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2

For $a\in A$, $$\phi(a^*a) = \langle \pi(a^*a)h,h\rangle = ||\pi(a)h||^2\geq 0$$ Which shows that $\phi$ is a positive linear functional. By theorem 3.3.3 of Murphy's C*-algebras and operator theory, if $\{u_i\}$ is approximate unit of C*-algebra $A$, then $\|\phi\|=\lim \phi(u_i)$. Using this we have $$\|\phi\|=\lim \phi(u_i)=\langle \pi(u_i)h,h\rangle = ...


1

Observe that $Tr(\rho\ \cdot\ )$ defines a state, say $\omega_\rho$, hence you have the estimate $$|\omega_\rho(U^*[U,O])|\leq\Vert U^*[U,O]\Vert\leq\Vert[U,O]\Vert.$$


2

$$\mathrm{Tr}[\rho U^{\ast }[U,O]]=<\rho ,U^{\ast }[U,O]> $$ defines a bounded linear functional on the trace class on some separable Hilbert space. Since the dual of the trace class (norm $||..||_{1}$) is the set of bounded operators (norm $||..||$), we have the inequality $$ |<\rho ,U^{\ast }[U,O]>|\leqslant ||\rho ||_{1}||U^{\ast ...


0

There's something off here, because the left side is positively homogeneous in $\rho$ but the right side doesn't depend on $\rho$. Are you missing an assumption on the trace norm of $\rho$?


0

The argument goes as follows. You take $b\in B\otimes\mathbb C1$, with $0\leq b\leq 1$. For any $a\geq0$ in $B\otimes M_k$, $ab=a^{1/2}ba^{1/2}$; this shows that $0\leq ab\leq a$. Then $$\tag{1} 0\leq \rho(ab)\leq\rho(a),\ \ \ a\geq0,\ \ a\in B\otimes M_k. $$ Now define states $f_b$ and $g_b$ on $B\otimes M_k$ by $$ f_b(x)=\frac1{\rho(b)}\,\rho(bx),\ \ \ ...


2

Yes, a morphism in this category is epic iff it is surjective. Obviously surjective morphisms are epic, so it suffices to show that if $f: X\to Y$ is not surjective, there is a locally compact Hausdorff space $Z$ and distinct $g_1, g_2 \in \hom(Y,Z)$ such that $g_1 \circ f = g_2 \circ f$. I will use the notion of a perfect map as defined in Engelking's ...


1

Let $\mathcal{A}$ be unital and $\omega$ be a state. Then $$ 0 \leq \omega(|a - \omega(a){\bf 1}_\mathcal{A}|^2) = \omega(a^*a - a\omega(a^*) - a^* \omega(a) + |\omega(a)|^2{\bf 1}_\mathcal{A}) = \omega(a^*a) - |\omega(a)|^2. $$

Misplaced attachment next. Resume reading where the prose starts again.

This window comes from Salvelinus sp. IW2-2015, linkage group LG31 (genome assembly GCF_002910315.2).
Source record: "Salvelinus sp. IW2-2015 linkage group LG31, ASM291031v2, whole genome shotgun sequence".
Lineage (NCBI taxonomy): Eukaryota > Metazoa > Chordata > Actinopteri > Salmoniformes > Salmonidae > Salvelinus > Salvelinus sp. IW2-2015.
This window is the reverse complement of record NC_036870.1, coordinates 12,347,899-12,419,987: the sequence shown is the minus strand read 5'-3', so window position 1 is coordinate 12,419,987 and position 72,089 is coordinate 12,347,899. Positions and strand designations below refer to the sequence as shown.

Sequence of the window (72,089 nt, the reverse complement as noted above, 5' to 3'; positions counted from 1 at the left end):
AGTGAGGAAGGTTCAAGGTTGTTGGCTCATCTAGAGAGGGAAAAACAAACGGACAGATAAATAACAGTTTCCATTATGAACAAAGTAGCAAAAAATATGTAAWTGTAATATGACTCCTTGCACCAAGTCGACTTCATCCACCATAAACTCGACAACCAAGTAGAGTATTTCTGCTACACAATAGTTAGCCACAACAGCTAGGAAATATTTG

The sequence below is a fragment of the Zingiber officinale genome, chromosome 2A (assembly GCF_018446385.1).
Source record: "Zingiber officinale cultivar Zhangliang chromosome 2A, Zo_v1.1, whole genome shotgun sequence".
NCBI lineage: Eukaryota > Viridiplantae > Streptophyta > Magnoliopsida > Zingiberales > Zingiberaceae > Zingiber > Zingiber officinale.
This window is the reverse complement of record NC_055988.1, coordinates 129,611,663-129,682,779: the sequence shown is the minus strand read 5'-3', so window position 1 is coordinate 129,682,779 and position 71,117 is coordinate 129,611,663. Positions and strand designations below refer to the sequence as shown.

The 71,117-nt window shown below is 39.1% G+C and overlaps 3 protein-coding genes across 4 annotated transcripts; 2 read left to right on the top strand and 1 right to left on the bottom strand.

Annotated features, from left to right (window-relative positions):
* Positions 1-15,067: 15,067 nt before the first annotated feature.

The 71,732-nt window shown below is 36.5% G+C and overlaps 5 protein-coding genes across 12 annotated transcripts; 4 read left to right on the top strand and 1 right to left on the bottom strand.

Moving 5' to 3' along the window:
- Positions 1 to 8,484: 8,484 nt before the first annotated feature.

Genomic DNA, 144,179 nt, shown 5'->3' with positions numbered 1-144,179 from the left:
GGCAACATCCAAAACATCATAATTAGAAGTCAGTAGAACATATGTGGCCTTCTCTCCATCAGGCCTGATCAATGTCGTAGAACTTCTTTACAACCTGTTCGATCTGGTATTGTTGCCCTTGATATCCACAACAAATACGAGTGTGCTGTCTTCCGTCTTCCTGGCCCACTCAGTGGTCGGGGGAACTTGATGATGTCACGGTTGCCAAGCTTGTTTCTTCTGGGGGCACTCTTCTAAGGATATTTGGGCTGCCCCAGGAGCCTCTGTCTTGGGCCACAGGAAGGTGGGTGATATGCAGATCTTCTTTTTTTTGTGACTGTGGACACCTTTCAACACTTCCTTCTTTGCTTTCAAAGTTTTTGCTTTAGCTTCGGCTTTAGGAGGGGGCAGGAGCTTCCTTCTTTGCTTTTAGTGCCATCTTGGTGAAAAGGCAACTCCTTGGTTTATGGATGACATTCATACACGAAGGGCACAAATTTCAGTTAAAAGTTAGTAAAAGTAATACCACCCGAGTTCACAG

3

Oh well, how silly of me not to have thought of the following argument sooner. In what follows, $ (e_{i})_{i \in I} $ is a self-adjoint approximate identity of $ A $ that is bounded in norm by $ 1 $. It is $ C^{*} $-folklore that such an approximate identity exists. Lemma. If $ (x_{i})_{i \in I} $ is a convergent net in $ A $ whose limit is $ x $, ...


0

This is false. Let $$ x_1=x_2=\begin{bmatrix}1&0\\0&1\end{bmatrix},\ \ y_1=\begin{bmatrix}1&0\\0&0\end{bmatrix}\ \ y_2=\begin{bmatrix}0&0\\0&1\end{bmatrix}. $$ Then $\|x_1\|=\|x_2\|=\|y_1\|=\|y_2\|=1$, but $$ \left\|\begin{bmatrix}x_1& x_2\\0&0\end{bmatrix}\right\| = ...


1

The following categories are contravariantly equivalent: locally compact Hausdorff spaces with proper continuous maps commutative C$^*$-algebras with non-degenerate $*$-homomorphisms Here, a $*$-homomorphism $f : A \to B$ is non-degenerate if the following equivalent conditions are satisfied: The ideal generated by the set-theoretic image of $f$ is ...


1

If $A$ is non-unital, then by definition $$ \sigma_A(a) = \sigma_{A_1}(a) $$ where $A_1$ is the unitization of $A$, and necessarily one has that $0\in \sigma_A(a)$. One can then define $$ I = \{f \in C(\sigma_A(a)) : f(0) = 0\} $$ and obtain a homomorphism $\varphi : I \to A$ as you have mentioned. However, $I \neq C_0(\sigma_A(a))$ in the sense of ...


0

Not sure what you are asking. If $A=C[0,1]$, $I=\{f\in A:\ f(0)=0\}$, and $\tau(f)=\int f$, then the range projection each of each $f$ is not in $A$, nevermind $I$.


0

Use the spectral theorem for normal operators. $H = -i \log(U)$ (for any branch of the logarithm).


3

Yes, $$ \mathbb C\,I=\{\lambda\,I:\ \lambda\in\mathbb C\}. $$ It is coherent with the notation $$ AB=\{ab:\ a\in A,\ b\in B\}, $$ and with $$ A+B=\{a+b:\ a\in A,\ b\in B\}, $$ etc.


0